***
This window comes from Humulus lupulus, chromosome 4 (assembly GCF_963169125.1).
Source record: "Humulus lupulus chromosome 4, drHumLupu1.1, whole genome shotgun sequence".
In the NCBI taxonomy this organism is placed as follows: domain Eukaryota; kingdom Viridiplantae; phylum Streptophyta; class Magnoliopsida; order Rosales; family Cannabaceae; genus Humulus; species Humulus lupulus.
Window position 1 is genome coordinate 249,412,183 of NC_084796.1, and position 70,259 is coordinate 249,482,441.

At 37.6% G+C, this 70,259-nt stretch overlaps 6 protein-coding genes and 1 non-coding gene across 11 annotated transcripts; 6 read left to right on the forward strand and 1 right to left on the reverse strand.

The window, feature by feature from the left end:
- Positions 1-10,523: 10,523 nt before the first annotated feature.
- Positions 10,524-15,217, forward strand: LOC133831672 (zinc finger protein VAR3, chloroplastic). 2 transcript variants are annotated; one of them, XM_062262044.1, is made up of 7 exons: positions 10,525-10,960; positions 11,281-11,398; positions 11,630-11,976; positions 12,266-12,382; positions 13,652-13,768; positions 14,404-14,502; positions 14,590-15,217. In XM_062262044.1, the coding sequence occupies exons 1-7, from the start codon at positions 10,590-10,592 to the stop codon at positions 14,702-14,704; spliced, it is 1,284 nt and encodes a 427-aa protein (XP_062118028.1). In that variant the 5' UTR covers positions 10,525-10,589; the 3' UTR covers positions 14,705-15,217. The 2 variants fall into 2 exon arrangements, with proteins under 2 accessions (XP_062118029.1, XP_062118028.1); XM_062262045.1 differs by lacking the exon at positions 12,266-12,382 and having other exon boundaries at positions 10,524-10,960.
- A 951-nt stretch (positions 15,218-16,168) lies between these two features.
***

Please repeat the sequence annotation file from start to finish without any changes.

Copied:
This window comes from Humulus lupulus, chromosome 4 (assembly GCF_963169125.1).
Source record: "Humulus lupulus chromosome 4, drHumLupu1.1, whole genome shotgun sequence".
In the NCBI taxonomy this organism is placed as follows: domain Eukaryota; kingdom Viridiplantae; phylum Streptophyta; class Magnoliopsida; order Rosales; family Cannabaceae; genus Humulus; species Humulus lupulus.
Window position 1 is genome coordinate 249,412,183 of NC_084796.1, and position 70,259 is coordinate 249,482,441.

At 37.6% G+C, this 70,259-nt stretch overlaps 6 protein-coding genes and 1 non-coding gene across 11 annotated transcripts; 6 read left to right on the forward strand and 1 right to left on the reverse strand.

The window, feature by feature from the left end:
- Positions 1-10,523: 10,523 nt before the first annotated feature.
- Positions 10,524-15,217, forward strand: LOC133831672 (zinc finger protein VAR3, chloroplastic). 2 transcript variants are annotated; one of them, XM_062262044.1, is made up of 7 exons: positions 10,525-10,960; positions 11,281-11,398; positions 11,630-11,976; positions 12,266-12,382; positions 13,652-13,768; positions 14,404-14,502; positions 14,590-15,217. In XM_062262044.1, the coding sequence occupies exons 1-7, from the start codon at positions 10,590-10,592 to the stop codon at positions 14,702-14,704; spliced, it is 1,284 nt and encodes a 427-aa protein (XP_062118028.1). In that variant the 5' UTR covers positions 10,525-10,589; the 3' UTR covers positions 14,705-15,217. The 2 variants fall into 2 exon arrangements, with proteins under 2 accessions (XP_062118029.1, XP_062118028.1); XM_062262045.1 differs by lacking the exon at positions 12,266-12,382 and having other exon boundaries at positions 10,524-10,960.
- A 951-nt stretch (positions 15,218-16,168) lies between these two features.